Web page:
Linking our desires the actions we must take


Posted on May 30th, by Liz Throop in ⠿ BLOG. No Comments

Sociologist Pierre Bourdieu made some profound observations about social class in France based on extensive field research. Of course most of us don’t care who liked Edith Piaf back in the 1970s, but Bourdieu’s approach is profound: he teases out how everybody’s material desires are arbitrary. We don’t want a steak dinner because it’s delicious, we want it because it represents the good life to our kind of people. We don’t want children so much as we long to perpetuate our tribe, if you will. If you are skeptical, I urge you to read his book <em>Distinction</em> despite its tortuous long sentences and overlapping concepts. (Please post if you know of a good synopsis of this work!) Bourdieu stresses that humans make a virtue of necessity, that we desire those things which we think we can achieve, those things that we think will empower us. He says we have little awareness of this because of habitus, the inculcation we get from our parents and community starting at birth. By Bourdieu’s thinking, reducing population growth isn’t so much about coercing people as it is explaining why it aligns with their values, and then giving them the means to achieve it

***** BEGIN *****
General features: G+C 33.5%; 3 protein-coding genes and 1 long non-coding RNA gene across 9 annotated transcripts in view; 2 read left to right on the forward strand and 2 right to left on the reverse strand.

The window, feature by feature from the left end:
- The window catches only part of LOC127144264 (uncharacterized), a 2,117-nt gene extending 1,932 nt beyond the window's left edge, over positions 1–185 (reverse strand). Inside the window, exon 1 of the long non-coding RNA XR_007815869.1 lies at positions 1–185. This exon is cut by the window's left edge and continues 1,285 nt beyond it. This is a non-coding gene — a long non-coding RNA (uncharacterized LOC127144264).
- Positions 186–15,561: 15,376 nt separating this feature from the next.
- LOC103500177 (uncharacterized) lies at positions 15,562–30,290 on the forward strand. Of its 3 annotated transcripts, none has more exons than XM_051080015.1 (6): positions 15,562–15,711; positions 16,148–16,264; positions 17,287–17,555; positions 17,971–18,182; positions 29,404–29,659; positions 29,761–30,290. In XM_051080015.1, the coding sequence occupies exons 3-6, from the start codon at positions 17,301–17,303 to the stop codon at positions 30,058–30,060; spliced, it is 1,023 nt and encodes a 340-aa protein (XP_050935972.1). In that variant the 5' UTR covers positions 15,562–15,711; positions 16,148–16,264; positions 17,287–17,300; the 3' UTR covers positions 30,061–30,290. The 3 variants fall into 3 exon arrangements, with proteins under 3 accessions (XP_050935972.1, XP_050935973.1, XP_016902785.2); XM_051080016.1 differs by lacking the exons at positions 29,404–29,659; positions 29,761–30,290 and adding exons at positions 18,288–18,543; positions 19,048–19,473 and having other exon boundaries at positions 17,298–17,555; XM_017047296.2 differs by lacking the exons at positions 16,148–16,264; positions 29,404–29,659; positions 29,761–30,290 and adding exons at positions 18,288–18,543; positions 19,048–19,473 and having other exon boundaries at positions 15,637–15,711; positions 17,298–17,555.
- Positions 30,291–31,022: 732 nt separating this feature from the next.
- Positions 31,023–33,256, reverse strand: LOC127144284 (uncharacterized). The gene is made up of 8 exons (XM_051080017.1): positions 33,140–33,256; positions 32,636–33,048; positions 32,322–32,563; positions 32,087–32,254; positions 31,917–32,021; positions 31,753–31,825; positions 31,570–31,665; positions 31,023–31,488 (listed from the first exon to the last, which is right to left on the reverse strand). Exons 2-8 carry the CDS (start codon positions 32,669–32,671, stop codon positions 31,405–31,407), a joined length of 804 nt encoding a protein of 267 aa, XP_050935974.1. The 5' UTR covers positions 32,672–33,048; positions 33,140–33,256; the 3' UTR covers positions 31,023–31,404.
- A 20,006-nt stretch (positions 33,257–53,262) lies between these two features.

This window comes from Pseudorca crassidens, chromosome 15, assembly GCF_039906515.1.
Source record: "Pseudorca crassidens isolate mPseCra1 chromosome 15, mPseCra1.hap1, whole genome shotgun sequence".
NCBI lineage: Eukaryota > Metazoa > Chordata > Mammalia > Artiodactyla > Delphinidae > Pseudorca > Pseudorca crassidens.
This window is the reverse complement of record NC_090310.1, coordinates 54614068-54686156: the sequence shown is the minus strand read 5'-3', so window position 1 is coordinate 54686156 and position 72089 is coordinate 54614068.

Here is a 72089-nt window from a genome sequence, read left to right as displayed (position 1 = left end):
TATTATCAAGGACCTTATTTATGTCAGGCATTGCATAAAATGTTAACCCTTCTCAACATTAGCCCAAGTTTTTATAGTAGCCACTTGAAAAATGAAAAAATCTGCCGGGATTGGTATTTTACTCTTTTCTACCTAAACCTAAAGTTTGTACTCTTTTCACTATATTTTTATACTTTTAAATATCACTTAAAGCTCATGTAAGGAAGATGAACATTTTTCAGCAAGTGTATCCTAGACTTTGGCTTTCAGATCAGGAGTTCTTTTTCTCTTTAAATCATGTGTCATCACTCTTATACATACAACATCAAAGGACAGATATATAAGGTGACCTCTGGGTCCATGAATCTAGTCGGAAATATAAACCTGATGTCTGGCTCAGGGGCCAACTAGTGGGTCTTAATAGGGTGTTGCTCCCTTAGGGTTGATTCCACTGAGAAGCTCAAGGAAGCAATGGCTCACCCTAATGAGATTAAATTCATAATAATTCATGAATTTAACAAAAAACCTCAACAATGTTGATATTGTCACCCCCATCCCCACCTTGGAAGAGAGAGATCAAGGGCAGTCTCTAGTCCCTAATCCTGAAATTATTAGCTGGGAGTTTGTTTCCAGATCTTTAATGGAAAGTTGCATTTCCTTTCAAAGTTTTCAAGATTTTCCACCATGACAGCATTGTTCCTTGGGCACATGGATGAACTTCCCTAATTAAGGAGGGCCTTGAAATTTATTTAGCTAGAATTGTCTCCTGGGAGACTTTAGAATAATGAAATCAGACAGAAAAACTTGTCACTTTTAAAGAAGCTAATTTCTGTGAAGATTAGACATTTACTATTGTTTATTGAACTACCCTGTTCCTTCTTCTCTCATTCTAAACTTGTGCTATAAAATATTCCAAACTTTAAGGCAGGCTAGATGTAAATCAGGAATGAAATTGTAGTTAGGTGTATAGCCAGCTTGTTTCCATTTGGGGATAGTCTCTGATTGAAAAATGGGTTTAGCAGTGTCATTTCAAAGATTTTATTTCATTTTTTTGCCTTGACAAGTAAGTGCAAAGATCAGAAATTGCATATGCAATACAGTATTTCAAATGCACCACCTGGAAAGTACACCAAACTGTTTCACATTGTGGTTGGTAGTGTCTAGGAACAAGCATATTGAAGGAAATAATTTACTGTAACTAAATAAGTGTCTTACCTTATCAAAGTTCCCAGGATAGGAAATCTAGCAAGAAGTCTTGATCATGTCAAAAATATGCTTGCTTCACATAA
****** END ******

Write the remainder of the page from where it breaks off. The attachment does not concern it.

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Linking our desires the actions we must take

Sociologist Pierre Bourdieu made some profound observations about social class in France based on extensive field research. Of course most of us don’t care...